Vitamin D Deficiency and Cardio-Metabolic Risk in a North Indian Community with Highly Prevalent Type 2 Diabetes

J Diabetes Metab. 2012 Aug 29;3:10.4172/2155-6156.1000213. doi: 10.4172/2155-6156.1000213.


Objective: The purpose of this investigation was to examine serum vitamin D status in a population of Punjabi ancestry from Northern India with a high prevalence of type 2 diabetes (T2D) and evaluate the effects of 25(OH)D levels on cardio-metabolic traits.

Research design and methods: We assessed cardiovascular risk factors and 25(OH)D levels in 1,765 participants (887 T2D cases, 878 normoglycemic controls).

Results: 76% of individuals were deficient (<50 nmol/L) in vitamin D. A higher percentage of T2D participants(83%) were vitamin D deficient compared to normoglycemic controls (68%)(p<0.0001).The prevalence of vitamin D deficiency increased progressively with body mass index (BMI) categories (p<0.0001): BMI<23 kg/m2, 65%; BMI 23-27.5 kg/m2, 75%; and BMI>27.5 kg/m2, 81%. T2D participants had significantly decreased serum 25(OH)D levels (β=-0.41, p=2.8 × 10-20). Individuals with low serum 25(OH)D had elevated fasting glucose(β=-0.18, p=0.022), BMI (β=-0.71, p=1.4 × 10-7) and systolic blood pressure (β=-1.68, p=0.006). A positive association of increased 25(OH)D with HOMA-B (β=0.17, p=8.0×10-6), and C-peptide (β=0.09, 0.017) was observed. Non-medicated, normoglycemic, non-hypertensive individuals classified as vitamin D deficient (n=289) exhibited a significant increase in fasting glucose (p=0.02) and BMI (p<0.0001) as well as a significant decrease in C-peptide (p<0.0001) and amylin (p<0.0001) compared to vitamin D sufficient controls (n=150).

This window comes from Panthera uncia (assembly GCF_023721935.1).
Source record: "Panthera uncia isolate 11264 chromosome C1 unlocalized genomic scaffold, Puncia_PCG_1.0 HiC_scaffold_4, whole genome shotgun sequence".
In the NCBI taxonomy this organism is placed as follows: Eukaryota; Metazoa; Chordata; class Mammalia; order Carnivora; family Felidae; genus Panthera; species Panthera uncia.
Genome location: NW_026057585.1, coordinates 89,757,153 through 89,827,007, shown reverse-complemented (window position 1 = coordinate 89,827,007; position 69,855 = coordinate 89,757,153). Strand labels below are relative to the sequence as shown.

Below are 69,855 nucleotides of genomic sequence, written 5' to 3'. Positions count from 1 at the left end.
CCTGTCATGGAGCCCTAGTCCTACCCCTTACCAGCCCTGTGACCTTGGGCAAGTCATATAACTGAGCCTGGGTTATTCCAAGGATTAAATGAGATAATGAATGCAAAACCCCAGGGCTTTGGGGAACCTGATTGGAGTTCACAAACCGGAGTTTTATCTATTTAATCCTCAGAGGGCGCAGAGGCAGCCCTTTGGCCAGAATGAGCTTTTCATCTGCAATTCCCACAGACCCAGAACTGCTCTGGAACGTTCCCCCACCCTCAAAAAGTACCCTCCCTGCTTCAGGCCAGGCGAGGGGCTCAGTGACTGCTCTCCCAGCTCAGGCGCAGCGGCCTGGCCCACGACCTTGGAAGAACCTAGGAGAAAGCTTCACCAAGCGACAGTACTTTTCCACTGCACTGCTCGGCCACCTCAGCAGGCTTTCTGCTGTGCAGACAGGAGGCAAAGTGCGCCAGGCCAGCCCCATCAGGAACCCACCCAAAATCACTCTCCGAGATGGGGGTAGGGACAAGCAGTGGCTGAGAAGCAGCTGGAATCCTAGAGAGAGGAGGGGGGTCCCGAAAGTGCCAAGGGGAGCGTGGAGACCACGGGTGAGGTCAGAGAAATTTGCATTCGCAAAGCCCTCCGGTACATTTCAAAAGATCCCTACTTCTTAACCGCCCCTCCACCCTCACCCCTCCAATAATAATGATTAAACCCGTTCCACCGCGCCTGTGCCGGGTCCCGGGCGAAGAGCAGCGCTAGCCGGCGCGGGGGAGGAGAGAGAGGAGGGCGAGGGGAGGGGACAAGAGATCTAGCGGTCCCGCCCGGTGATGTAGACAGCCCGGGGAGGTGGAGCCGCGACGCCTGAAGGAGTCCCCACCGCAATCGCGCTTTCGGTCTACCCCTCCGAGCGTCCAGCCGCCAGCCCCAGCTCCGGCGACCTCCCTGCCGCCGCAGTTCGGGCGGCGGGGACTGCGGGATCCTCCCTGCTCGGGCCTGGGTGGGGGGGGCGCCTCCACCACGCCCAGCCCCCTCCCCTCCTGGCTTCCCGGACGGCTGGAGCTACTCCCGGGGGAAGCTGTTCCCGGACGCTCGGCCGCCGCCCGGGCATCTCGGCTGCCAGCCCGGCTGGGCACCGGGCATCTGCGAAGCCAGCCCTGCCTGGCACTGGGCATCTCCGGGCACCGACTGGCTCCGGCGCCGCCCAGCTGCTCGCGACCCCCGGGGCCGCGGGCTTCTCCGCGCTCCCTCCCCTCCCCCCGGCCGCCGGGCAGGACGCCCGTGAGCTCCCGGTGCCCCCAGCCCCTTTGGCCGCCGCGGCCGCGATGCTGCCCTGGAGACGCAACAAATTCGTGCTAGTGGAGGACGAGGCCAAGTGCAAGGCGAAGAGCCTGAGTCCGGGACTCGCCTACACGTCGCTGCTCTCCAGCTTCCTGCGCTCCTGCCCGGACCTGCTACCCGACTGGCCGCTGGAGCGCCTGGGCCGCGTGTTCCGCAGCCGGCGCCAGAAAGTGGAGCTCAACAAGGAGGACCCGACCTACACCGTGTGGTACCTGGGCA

Conclusions: Vitamin D deficiency appears to be a significant risk factor for T2D severity and associated cardio-metabolic risk. Early intervention may be considered to improve prevention of T2D related cardiovascular complications.